[0036] The control 304 may comprise a switch for selectively operating the associated light source arrays 104, for example where the transillumination device 100 is under the manual control of an operator. Alternatively or in addition, the control 304 may comprise a programmable device executing instructions regarding the operation of the light source arrays 104. In addition to providing manual or automated switching capabilities, the control 304 may be operated to vary the intensity of the light produced by the light source arrays 104. For example, in accordance with an embodiment of the present invention, the control 304 provides a pulse width modulated signal to a light source array or arrays 104 being operated. As can be appreciated by one of skill in the art, by varying the duty cycle of a signal provided to a light source array 104, the intensity of the light produced by the light source array 104 can be varied. For example, a pulse width modulated signal that was on for 50% of the time in a given time segment would result in a reduced intensity of the light output by a given light source array 104 as compared to a control signal in which the signal to the light source array 104 was on continuously. The ability to modulate the intensity of light output by a light source array 104 is particularly useful in connection with normalizing light received at the detector 316 between different light source arrays 104 and/or samples 308. As can be appreciated by one of skill in the art, the control 304 may control a separate or integrated amplifier for providing power to the light source arrays 104.

[0037] Each light source array 104 comprises one or more LEDs 112. In accordance with an embodiment of the present invention, each light source array 104 comprises LEDs 112 that output light at a wavelength or within a range of wavelengths that is different from the light output by LEDs 112 of another light source array 104. Accordingly, the transilluminator 100 can be operated to provide light at a selected wavelength, without requiring the use of an excitation filter between a light source and a sample or the changing of such an excitation filter. In accordance with another embodiment of the present invention, two or more light source arrays 104 may comprise LEDs 112 that output light at the same wavelength or range of wavelengths. Light source arrays 104 so configured may then be selectively operated to vary the intensity of light at the wavelength or range of wavelengths produced by the included LEDs 112. The provision of multiple light source arrays 104 having LEDs at the same wavelength or range of wavelengths to vary intensity may be combined with the modulation of the control signal provided to the LEDs 112.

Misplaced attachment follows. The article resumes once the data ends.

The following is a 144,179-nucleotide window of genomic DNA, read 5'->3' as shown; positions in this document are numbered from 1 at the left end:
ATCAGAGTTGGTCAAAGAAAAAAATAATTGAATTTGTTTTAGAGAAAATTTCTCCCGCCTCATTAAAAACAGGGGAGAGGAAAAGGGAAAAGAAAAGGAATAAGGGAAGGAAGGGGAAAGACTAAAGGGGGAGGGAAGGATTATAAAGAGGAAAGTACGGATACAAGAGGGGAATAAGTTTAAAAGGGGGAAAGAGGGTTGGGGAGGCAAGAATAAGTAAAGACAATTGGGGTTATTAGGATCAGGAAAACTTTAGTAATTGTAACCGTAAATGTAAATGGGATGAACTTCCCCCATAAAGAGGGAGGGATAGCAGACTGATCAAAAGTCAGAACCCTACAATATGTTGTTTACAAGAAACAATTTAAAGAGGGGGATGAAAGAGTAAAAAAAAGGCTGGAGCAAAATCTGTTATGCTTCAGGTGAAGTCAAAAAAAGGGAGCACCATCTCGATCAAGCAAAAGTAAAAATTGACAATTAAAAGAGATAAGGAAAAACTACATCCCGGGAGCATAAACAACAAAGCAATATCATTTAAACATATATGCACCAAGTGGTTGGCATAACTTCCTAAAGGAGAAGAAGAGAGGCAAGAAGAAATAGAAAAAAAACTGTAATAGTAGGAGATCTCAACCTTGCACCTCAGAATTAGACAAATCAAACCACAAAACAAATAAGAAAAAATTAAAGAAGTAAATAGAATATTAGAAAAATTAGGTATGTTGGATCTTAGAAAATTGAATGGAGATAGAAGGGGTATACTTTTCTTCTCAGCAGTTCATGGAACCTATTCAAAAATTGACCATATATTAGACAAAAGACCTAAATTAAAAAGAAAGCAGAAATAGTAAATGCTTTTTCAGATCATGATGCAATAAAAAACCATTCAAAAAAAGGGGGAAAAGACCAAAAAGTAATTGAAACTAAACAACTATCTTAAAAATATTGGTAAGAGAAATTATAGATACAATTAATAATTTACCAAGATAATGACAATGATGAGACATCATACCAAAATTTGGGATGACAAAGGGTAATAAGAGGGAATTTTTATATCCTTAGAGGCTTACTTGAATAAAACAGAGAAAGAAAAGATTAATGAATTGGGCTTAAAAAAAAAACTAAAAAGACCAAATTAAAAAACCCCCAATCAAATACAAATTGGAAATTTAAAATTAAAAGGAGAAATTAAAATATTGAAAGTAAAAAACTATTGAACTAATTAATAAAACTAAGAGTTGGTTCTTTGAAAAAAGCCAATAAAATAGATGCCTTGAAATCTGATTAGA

[0038] Light produced by the light source arrays 104 is passed through the diffuser 124. The diffuser 124 functions to diffuse the light, thereby providing substantially even illumination across the operating surface of the transilluminator device 100. In accordance with an embodiment of the present invention, the diffuser 124 is formed from polypropylene.

[0039] The sample 308 is positioned on or adjacent the diffuser 124, such that the light produced by a light source array 104 and passed through the diffuser 124 is incident upon the sample 308. As can be appreciated by one of skill in the art, a sample 308 may comprise a biological substrate. Dye that has been bound to biological material on the biological substrate may then be viewed by light from the transillumination device 100 that is passed through or impinges on the material. Light comprising wavelengths resulting from the fluorescence of material being viewed, or light scattered by the material, may be selectively viewed by positioning an emission filter 312 between the sample 308 and the detector 316. The detector 316 may comprise any device capable of detecting the fluorescence, scattering, or absorption of light by the material being visualized. Accordingly, examples of a detector 316 include a human eye, alone or in combination with a microscope, a photosensor device, or imaging device, including an optical scanner or a camera, including a film camera or a charge coupled device (CCD) camera.